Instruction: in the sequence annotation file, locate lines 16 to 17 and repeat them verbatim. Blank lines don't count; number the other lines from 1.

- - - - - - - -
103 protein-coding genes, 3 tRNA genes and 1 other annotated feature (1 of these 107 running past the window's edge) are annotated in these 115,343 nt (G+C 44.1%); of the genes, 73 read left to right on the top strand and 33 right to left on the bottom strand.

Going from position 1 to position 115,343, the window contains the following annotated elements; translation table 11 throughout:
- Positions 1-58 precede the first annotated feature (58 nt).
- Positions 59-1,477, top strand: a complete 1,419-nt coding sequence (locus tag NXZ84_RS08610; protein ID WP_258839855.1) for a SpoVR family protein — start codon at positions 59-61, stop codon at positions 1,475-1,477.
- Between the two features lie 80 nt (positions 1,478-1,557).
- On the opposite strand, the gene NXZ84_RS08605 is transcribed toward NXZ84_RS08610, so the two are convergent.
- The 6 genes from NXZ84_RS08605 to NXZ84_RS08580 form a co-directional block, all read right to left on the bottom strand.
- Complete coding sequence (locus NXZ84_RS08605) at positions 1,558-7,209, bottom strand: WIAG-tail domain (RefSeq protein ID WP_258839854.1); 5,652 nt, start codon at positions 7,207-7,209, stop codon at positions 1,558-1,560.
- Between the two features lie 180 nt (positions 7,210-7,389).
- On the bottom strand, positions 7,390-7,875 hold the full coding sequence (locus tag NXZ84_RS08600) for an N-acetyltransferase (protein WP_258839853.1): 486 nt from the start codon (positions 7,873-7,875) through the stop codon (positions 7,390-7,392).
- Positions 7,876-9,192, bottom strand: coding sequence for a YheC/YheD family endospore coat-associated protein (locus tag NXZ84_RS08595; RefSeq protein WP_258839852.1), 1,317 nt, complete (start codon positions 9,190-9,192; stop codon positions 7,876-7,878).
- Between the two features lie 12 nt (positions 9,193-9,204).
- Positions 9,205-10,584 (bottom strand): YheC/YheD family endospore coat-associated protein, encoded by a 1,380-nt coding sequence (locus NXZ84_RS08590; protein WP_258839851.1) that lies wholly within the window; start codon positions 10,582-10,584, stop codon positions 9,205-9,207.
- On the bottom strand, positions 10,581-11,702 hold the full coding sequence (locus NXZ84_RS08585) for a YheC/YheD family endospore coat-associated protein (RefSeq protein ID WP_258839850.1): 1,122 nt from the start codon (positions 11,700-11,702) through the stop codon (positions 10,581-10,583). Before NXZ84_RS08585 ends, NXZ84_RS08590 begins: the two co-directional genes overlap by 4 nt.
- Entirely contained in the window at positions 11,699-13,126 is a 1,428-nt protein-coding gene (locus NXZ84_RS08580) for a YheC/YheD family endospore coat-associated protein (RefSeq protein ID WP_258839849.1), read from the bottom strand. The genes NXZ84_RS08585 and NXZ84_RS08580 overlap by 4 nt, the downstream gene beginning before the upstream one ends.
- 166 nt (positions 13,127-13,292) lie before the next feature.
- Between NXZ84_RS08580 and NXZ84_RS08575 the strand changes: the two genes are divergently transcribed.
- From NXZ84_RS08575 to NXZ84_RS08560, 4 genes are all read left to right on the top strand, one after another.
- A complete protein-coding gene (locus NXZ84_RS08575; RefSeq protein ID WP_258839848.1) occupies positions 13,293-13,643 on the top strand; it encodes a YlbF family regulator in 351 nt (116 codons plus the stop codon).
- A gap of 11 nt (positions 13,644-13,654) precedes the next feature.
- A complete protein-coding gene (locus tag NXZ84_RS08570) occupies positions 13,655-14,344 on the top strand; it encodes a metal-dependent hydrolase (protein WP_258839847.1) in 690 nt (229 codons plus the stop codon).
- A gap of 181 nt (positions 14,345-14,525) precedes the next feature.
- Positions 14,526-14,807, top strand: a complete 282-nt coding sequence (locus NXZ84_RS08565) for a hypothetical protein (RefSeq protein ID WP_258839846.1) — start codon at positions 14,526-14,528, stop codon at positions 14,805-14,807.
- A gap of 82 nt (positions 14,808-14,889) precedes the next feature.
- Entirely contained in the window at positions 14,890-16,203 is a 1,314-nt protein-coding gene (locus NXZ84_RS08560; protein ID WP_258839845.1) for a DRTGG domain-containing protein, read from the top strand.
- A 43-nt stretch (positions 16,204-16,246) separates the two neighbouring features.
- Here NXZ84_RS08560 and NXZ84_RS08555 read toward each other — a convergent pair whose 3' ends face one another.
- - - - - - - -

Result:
- 166 nt (positions 13,127-13,292) lie before the next feature.
- Between NXZ84_RS08580 and NXZ84_RS08575 the strand changes: the two genes are divergently transcribed.